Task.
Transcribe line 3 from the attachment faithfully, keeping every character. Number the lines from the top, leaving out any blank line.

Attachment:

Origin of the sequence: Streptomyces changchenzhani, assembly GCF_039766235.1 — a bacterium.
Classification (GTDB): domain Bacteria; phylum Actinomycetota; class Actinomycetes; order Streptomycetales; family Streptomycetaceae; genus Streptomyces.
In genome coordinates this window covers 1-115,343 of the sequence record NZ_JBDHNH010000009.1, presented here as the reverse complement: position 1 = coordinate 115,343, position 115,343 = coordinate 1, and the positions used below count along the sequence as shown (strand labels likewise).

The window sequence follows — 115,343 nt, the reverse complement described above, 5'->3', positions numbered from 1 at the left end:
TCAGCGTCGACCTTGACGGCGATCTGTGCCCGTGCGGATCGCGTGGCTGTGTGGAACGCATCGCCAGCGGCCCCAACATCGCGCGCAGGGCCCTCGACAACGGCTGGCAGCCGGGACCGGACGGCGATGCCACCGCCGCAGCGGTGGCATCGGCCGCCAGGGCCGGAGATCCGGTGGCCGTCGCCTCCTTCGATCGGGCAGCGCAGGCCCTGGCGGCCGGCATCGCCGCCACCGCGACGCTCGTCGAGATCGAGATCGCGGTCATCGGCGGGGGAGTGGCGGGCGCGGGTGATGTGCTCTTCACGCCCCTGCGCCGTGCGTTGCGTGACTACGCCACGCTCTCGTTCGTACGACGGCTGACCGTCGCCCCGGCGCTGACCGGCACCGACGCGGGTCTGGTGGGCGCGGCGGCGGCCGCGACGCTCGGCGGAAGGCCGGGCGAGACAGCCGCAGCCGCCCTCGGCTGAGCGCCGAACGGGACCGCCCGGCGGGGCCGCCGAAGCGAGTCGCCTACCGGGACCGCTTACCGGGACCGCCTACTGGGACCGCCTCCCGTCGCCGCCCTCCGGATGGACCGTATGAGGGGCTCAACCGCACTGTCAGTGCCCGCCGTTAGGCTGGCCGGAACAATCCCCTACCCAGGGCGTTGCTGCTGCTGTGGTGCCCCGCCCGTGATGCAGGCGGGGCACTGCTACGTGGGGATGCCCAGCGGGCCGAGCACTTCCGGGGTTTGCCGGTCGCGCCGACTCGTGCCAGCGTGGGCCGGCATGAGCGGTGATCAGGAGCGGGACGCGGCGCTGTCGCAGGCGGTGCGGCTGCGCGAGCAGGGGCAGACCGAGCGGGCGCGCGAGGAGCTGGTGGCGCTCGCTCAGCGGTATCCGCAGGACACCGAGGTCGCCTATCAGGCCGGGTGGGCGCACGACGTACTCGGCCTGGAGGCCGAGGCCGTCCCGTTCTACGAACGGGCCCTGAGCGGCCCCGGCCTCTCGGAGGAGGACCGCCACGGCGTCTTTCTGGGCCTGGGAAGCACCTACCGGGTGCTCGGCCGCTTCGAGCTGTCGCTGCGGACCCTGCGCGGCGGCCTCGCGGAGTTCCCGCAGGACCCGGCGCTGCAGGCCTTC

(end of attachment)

In genome coordinates this window covers 1-115,343 of the sequence record NZ_JBDHNH010000009.1, presented here as the reverse complement: position 1 = coordinate 115,343, position 115,343 = coordinate 1, and the positions used below count along the sequence as shown (strand labels likewise).